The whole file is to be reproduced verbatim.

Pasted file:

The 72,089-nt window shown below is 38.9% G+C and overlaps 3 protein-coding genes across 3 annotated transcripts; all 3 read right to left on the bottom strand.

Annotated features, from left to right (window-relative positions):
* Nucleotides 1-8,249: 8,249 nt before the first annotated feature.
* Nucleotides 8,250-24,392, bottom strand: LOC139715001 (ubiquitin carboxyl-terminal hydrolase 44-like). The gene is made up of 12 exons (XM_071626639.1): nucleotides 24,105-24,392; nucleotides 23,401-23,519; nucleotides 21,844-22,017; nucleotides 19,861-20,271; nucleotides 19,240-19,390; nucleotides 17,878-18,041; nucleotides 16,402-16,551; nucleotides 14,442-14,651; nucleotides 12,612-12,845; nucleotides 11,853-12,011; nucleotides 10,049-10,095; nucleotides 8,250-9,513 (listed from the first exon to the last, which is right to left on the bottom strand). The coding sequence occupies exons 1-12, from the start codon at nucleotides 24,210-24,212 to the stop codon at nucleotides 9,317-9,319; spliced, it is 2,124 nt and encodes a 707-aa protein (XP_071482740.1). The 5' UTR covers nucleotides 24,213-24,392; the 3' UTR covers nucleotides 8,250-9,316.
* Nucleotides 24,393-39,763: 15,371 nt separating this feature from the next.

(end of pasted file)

The 72,089-nt window shown below is 38.9% G+C and overlaps 3 protein-coding genes across 3 annotated transcripts; all 3 read right to left on the bottom strand.

Annotated features, from left to right (window-relative positions):
* Nucleotides 1-8,249: 8,249 nt before the first annotated feature.
* Nucleotides 8,250-24,392, bottom strand: LOC139715001 (ubiquitin carboxyl-terminal hydrolase 44-like). The gene is made up of 12 exons (XM_071626639.1): nucleotides 24,105-24,392; nucleotides 23,401-23,519; nucleotides 21,844-22,017; nucleotides 19,861-20,271; nucleotides 19,240-19,390; nucleotides 17,878-18,041; nucleotides 16,402-16,551; nucleotides 14,442-14,651; nucleotides 12,612-12,845; nucleotides 11,853-12,011; nucleotides 10,049-10,095; nucleotides 8,250-9,513 (listed from the first exon to the last, which is right to left on the bottom strand). The coding sequence occupies exons 1-12, from the start codon at nucleotides 24,210-24,212 to the stop codon at nucleotides 9,317-9,319; spliced, it is 2,124 nt and encodes a 707-aa protein (XP_071482740.1). The 5' UTR covers nucleotides 24,213-24,392; the 3' UTR covers nucleotides 8,250-9,316.
* Nucleotides 24,393-39,763: 15,371 nt separating this feature from the next.